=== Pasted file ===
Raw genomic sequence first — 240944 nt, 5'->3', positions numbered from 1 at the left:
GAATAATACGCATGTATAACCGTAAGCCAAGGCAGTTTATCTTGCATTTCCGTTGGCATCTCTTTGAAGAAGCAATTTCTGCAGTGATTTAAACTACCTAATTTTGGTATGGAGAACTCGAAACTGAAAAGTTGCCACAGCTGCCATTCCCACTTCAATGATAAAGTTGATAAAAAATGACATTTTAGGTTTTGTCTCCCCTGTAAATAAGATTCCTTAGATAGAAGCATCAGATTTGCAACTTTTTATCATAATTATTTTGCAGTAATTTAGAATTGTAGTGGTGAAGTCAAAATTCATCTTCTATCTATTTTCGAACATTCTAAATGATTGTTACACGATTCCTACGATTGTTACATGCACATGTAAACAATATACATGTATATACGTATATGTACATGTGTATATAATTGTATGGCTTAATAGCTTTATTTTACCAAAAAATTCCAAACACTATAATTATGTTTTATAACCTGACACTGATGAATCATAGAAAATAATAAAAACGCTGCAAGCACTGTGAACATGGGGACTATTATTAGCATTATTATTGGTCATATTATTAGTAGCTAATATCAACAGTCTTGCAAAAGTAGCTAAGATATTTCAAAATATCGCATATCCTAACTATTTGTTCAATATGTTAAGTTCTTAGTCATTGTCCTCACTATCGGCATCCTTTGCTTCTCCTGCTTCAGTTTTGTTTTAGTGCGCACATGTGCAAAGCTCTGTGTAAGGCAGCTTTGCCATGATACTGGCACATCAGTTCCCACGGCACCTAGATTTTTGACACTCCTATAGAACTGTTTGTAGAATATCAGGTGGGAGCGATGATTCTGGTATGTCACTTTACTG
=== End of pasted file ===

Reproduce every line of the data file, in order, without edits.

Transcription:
Raw genomic sequence first — 240944 nt, 5'->3', positions numbered from 1 at the left:
GAATAATACGCATGTATAACCGTAAGCCAAGGCAGTTTATCTTGCATTTCCGTTGGCATCTCTTTGAAGAAGCAATTTCTGCAGTGATTTAAACTACCTAATTTTGGTATGGAGAACTCGAAACTGAAAAGTTGCCACAGCTGCCATTCCCACTTCAATGATAAAGTTGATAAAAAATGACATTTTAGGTTTTGTCTCCCCTGTAAATAAGATTCCTTAGATAGAAGCATCAGATTTGCAACTTTTTATCATAATTATTTTGCAGTAATTTAGAATTGTAGTGGTGAAGTCAAAATTCATCTTCTATCTATTTTCGAACATTCTAAATGATTGTTACACGATTCCTACGATTGTTACATGCACATGTAAACAATATACATGTATATACGTATATGTACATGTGTATATAATTGTATGGCTTAATAGCTTTATTTTACCAAAAAATTCCAAACACTATAATTATGTTTTATAACCTGACACTGATGAATCATAGAAAATAATAAAAACGCTGCAAGCACTGTGAACATGGGGACTATTATTAGCATTATTATTGGTCATATTATTAGTAGCTAATATCAACAGTCTTGCAAAAGTAGCTAAGATATTTCAAAATATCGCATATCCTAACTATTTGTTCAATATGTTAAGTTCTTAGTCATTGTCCTCACTATCGGCATCCTTTGCTTCTCCTGCTTCAGTTTTGTTTTAGTGCGCACATGTGCAAAGCTCTGTGTAAGGCAGCTTTGCCATGATACTGGCACATCAGTTCCCACGGCACCTAGATTTTTGACACTCCTATAGAACTGTTTGTAGAATATCAGGTGGGAGCGATGATTCTGGTATGTCACTTTACTG